SBIR Update: ARCH Venture Partners Managing Director Keith Crandell Participates in Senate Roundtable

SBIR Update: ARCH Venture Partners Managing Director Keith Crandell Participates in Senate Roundtable

June 16, 2009

CHICAGO - “ U.S. Sen. Mary Landrieu (chairwoman of the Senate Committee on Small Business & Entrepreneurship) on June 4, 2009 called to order a roundtable discussion on the reauthorization of the Small Business Innovation Research (SBIR) program.

The program is now going through Congressional modernization review. Participating in the discussion was Keith Crandell. He's a managing director at IVCA member ARCH Venture Partners and a former chairman of the IVCA. Crandell was also there in his role as a director at the National Venture Capital Association (NVCA).

The SBIR was established in 1982 essentially as a grant and loan program for small business entrepreneurs to continue - œgarage tinkering-  on innovative technologies and new products that could offer stimulus and jobs to the economy. In its current language, it hasn't been updated in more than 10 years.

At issue in the roundtable that Keith Crandell participated in was an administrative law judge's ruling in 2001 in which venture capital companies were excluded from receiving SBIR grant awards. To be eligible for an SBIR award, at least 51 percent of a company must be owned and controlled by one or more - œindividuals-  who are citizens of the United States.

The decision was that VC companies are not considered - œindividuals- . The ruling said that - œindividual-  should indeed mean - œnatural persons- .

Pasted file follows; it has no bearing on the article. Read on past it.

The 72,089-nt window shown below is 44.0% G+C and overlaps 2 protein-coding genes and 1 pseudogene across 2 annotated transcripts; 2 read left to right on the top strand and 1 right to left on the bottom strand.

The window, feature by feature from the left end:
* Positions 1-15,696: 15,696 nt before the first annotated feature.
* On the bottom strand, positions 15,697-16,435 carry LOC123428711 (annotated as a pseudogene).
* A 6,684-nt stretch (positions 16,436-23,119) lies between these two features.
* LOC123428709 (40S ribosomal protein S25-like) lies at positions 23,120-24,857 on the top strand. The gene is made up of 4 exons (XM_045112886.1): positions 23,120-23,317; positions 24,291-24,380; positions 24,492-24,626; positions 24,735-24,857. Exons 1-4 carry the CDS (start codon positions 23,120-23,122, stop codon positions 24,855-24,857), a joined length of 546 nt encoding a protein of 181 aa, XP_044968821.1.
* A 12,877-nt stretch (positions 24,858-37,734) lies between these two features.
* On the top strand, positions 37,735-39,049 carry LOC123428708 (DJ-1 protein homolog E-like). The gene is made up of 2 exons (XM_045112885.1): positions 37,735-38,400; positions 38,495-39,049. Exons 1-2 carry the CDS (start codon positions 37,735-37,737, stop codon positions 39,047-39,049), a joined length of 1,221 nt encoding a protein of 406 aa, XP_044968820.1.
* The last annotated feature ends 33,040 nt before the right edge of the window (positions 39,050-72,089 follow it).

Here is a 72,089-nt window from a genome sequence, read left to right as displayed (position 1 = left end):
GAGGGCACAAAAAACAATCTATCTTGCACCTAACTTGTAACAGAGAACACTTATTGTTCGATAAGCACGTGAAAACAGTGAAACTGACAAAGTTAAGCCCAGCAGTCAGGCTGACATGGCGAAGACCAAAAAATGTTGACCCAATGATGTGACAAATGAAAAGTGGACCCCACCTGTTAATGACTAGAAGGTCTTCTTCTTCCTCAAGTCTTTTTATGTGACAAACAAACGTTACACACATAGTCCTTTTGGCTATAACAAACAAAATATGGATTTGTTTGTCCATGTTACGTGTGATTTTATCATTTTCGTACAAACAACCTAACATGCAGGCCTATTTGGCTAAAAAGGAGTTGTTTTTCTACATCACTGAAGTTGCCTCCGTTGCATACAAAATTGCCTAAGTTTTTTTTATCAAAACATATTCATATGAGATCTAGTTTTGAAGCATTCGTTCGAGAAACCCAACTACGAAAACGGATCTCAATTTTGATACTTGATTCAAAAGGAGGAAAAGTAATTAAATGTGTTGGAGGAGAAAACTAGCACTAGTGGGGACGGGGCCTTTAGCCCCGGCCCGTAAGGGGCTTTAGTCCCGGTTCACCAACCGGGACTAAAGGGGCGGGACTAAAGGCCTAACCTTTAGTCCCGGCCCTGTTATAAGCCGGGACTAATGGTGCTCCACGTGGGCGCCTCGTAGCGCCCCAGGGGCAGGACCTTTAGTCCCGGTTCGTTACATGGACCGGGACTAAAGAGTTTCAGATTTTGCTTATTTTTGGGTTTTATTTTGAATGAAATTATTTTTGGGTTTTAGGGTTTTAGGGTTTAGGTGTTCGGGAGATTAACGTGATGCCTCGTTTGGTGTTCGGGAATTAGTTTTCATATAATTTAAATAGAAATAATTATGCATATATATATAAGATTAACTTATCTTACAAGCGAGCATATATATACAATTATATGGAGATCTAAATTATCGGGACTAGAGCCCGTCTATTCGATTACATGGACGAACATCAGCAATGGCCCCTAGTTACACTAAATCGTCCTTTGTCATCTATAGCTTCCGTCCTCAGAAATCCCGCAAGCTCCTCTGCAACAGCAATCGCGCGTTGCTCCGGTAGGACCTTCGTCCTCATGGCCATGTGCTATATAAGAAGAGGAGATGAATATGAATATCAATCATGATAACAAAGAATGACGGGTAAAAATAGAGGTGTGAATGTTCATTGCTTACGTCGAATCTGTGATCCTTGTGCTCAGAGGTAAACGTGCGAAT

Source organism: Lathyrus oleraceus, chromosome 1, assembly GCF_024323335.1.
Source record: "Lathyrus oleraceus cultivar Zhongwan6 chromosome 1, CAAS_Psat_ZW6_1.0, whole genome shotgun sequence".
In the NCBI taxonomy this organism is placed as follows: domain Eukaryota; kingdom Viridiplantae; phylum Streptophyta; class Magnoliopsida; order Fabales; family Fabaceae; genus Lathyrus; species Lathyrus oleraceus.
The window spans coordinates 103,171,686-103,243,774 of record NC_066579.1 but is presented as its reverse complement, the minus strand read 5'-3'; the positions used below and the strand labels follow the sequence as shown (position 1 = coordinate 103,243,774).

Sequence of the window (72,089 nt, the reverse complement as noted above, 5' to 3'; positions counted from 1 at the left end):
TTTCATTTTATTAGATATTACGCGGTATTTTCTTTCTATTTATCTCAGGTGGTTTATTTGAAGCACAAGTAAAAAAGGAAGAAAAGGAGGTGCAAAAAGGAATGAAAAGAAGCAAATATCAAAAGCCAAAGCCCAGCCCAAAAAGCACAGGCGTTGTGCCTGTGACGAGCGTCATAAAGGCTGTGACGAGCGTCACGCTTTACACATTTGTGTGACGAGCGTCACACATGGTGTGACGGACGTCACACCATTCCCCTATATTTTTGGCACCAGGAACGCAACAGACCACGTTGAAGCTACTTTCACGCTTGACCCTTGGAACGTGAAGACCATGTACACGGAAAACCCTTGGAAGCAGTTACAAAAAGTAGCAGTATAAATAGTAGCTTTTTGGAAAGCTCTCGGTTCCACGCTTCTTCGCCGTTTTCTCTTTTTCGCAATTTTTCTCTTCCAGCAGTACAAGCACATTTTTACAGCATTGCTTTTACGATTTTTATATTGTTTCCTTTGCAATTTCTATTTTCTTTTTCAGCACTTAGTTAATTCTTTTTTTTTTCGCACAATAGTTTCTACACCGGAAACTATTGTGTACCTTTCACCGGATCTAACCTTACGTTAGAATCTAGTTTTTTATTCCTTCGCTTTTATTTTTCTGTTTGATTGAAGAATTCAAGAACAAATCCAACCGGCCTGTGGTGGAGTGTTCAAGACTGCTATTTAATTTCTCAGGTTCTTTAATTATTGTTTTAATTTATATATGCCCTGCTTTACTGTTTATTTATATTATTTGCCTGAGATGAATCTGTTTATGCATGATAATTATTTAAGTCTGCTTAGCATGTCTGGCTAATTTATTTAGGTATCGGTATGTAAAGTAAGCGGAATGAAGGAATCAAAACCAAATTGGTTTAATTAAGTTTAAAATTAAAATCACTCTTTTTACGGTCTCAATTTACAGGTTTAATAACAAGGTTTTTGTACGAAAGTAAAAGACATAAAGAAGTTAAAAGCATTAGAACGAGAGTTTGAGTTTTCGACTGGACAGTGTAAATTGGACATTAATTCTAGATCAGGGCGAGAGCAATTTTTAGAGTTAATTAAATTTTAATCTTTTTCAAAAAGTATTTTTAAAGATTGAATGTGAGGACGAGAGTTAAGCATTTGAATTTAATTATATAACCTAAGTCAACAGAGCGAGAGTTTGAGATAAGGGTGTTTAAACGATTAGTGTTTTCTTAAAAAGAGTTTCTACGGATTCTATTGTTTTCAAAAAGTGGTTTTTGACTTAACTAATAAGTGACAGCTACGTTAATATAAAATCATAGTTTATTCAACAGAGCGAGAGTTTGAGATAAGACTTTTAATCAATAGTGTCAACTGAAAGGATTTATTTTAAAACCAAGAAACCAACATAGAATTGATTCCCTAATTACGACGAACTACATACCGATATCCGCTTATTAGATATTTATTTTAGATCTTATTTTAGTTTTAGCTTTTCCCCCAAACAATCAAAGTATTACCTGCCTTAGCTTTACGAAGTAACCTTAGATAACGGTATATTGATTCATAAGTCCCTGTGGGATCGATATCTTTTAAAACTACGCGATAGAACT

- œGiven the tremendous challenges faced by this country today in energy, clean tech and health care that require the best ideas from our innovators, it seems like a particularly bad time to arbitrarily exclude venture capital companies that have historically contributed to the very best ideas,-  Crandell wrote in an e-mail to the IVCA.

During the discussion, the point was emphasized from Crandell and the NVCA that it's important to understand that venture capital investment does not equate to corporate investment. In their advocacy to protect the individual, the ruling lumped VC companies into that corporation definition.

According to the NVCA, typical VC funding comes from private and public pension funds, endowments and foundations and individuals. Only 2 percent is represented by corporate dollars. This demonstrates a minor role in total venture capital dollars invested.

- œAt this point, the NVCA was interested in having our views heard and building the record,-  Crandall said. - œThe Senate Committee on Small Business & Entrepreneurship has crafted language that would limit VC-backed companies to an arbitrary percentage of SBIR awards.- 

He added: - œA recent National Academy of Sciences (NAS) study concluded there is no evidence of VC-backed companies crowding out non-VC entities from the SBIR. It's not even clear what imagined problem the Senate committee believes they are solving with this language.- 

The NVCA supports the NAS recommendation to restore the de facto status by allowing - œventure-controlled firms-  to participate in the SBIR program. The NVCA is working closely with the Senate committee in reauthorizing the program.